Abu Dhabi-based food group Agthia reported a 2.1 percent increase in net profit for 2018 of 210.5 million United Arab Emirates dirhams ($57.3 million), despite a 2.2 percent decline in group revenues to just over 2 billion dirhams.
The company said in a press statement accompanying its preliminary results issued on Sunday that its like-for-like profit was actually 11.5 percent higher, and that like-for-like revenues also showed an increase of 2 percent once one-off impacts such as opportunistic back-to-back grain trading in 2017 and lost sales to Qatar were stripped out.
The company also said in its statement that its food business, which includes bakery and frozen vegetable products, achieved “solid top and bottom line growth” on the back of higher revenues in Egypt, while its community support division containing company-owned stores selling to communities in Abu Dhabi and Al Ain grew revenues by 47 percent “thanks to an aggressive product portfolio expansion and improvements in in-store shopping experiences”.
Tariq Al Wahedi, Agthia Group CEO, said in the statement that the company had “displayed strong performance across major metrics throughout our product portfolio in a year which was earmarked by aggressive competitive activity against the backdrop of declining consumer spend and changing purchasing habits, both at home and in international markets”.
He said the firm would continue looking to build market share across different categories, as well as “strengthening our regional footprint through geographic expansion”.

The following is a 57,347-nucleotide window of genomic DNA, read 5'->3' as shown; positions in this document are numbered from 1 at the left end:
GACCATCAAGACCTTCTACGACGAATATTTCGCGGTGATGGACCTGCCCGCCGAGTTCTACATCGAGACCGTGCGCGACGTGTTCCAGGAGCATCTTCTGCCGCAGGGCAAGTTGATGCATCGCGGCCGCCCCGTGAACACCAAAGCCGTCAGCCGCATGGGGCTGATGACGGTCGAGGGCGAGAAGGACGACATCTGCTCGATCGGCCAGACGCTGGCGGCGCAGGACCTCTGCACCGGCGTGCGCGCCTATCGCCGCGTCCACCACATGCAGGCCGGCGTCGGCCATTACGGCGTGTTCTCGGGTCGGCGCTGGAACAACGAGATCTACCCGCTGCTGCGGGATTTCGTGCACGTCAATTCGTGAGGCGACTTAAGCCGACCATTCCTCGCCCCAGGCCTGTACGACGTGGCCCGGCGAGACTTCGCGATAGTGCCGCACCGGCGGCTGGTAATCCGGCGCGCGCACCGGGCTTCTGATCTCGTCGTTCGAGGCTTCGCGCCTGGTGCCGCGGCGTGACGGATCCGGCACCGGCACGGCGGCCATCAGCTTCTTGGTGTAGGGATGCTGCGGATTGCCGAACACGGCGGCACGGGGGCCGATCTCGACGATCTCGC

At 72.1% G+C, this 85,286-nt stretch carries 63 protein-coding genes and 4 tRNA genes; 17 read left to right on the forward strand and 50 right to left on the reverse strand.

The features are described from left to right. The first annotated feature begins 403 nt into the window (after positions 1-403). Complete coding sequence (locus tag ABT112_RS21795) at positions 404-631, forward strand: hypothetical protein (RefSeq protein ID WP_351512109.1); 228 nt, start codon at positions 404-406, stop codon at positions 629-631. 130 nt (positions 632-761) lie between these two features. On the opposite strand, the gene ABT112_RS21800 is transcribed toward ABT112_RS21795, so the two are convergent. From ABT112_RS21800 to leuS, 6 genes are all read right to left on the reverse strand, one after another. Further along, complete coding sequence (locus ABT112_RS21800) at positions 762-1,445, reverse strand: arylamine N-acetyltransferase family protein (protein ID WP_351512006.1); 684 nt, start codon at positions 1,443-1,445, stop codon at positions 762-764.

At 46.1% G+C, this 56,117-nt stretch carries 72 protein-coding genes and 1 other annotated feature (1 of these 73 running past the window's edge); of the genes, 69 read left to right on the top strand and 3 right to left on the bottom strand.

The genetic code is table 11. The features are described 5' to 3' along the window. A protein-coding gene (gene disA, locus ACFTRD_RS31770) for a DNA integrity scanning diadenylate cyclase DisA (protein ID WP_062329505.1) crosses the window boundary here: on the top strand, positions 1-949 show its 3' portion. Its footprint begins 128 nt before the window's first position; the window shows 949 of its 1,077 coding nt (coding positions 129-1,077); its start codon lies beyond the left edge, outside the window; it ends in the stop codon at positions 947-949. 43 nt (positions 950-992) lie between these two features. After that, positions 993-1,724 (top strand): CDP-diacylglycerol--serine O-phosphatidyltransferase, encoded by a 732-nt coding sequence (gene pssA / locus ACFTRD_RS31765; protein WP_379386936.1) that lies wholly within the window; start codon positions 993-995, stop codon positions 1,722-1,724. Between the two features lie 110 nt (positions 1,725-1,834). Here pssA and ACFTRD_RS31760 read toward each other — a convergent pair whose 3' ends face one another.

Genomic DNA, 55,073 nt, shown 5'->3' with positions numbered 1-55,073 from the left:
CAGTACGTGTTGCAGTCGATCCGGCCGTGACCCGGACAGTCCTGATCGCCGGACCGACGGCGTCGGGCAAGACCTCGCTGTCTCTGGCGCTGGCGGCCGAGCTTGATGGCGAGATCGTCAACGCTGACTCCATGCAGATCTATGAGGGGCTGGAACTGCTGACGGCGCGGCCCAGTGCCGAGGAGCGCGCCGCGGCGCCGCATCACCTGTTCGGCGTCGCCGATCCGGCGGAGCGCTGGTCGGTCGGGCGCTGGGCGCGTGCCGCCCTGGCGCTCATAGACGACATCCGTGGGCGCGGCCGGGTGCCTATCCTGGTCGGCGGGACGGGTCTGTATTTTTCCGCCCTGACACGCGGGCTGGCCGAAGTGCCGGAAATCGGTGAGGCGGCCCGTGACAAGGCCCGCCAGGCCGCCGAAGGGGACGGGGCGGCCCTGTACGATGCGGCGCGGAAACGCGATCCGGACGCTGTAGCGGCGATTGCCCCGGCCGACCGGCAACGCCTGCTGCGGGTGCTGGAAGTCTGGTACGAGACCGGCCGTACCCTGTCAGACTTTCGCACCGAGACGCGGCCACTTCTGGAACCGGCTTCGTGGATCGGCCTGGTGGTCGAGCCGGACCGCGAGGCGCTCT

Nishit Lakhotia, an analyst with SICO Bahrain, told Zawya that the variation in the company's fourth quarter numbers from the preceding three quarters came from an improved performance in its agribusiness division.
“In most of the (previous) quarters it was showing negative growth. This quarter was the highest in terms of revenue, and last year the fourth quarter was weak. Even if you look at it y-on-y, it (agribusiness) is 10 percent higher,” he said in a telephone interview on Sunday.
Lakhotia said the flour business had benefited from a stronger retail penetration in the Northern Emirates, and the fact that the feed business had sold higher volumes of higher value products.
“They have beaten their own full-year guidance, but if you look at it from an overall point of view, one thing which benefited them was the subsidy,” he said, referring to a subsidy the company received for flour products that had been due to expire in July 2018, but which was extended for a further six-month period.
“If you look at the overall results, water has done just about OK given that aggressive price promotions offset the volume gain in the Emirates and no details (were given) of how their Saudi water business is doing,” Lakhotia said.
“Going forward, where Agthia goes from here is something we need to see in the numbers – how much can they further save on costs and how their agribusiness does post-final leg of subsidy,” he said, pointing out that competition in the flour market also remains high.
(Reporting by Michael Fahy; Editing by Mily Chakrabarty).
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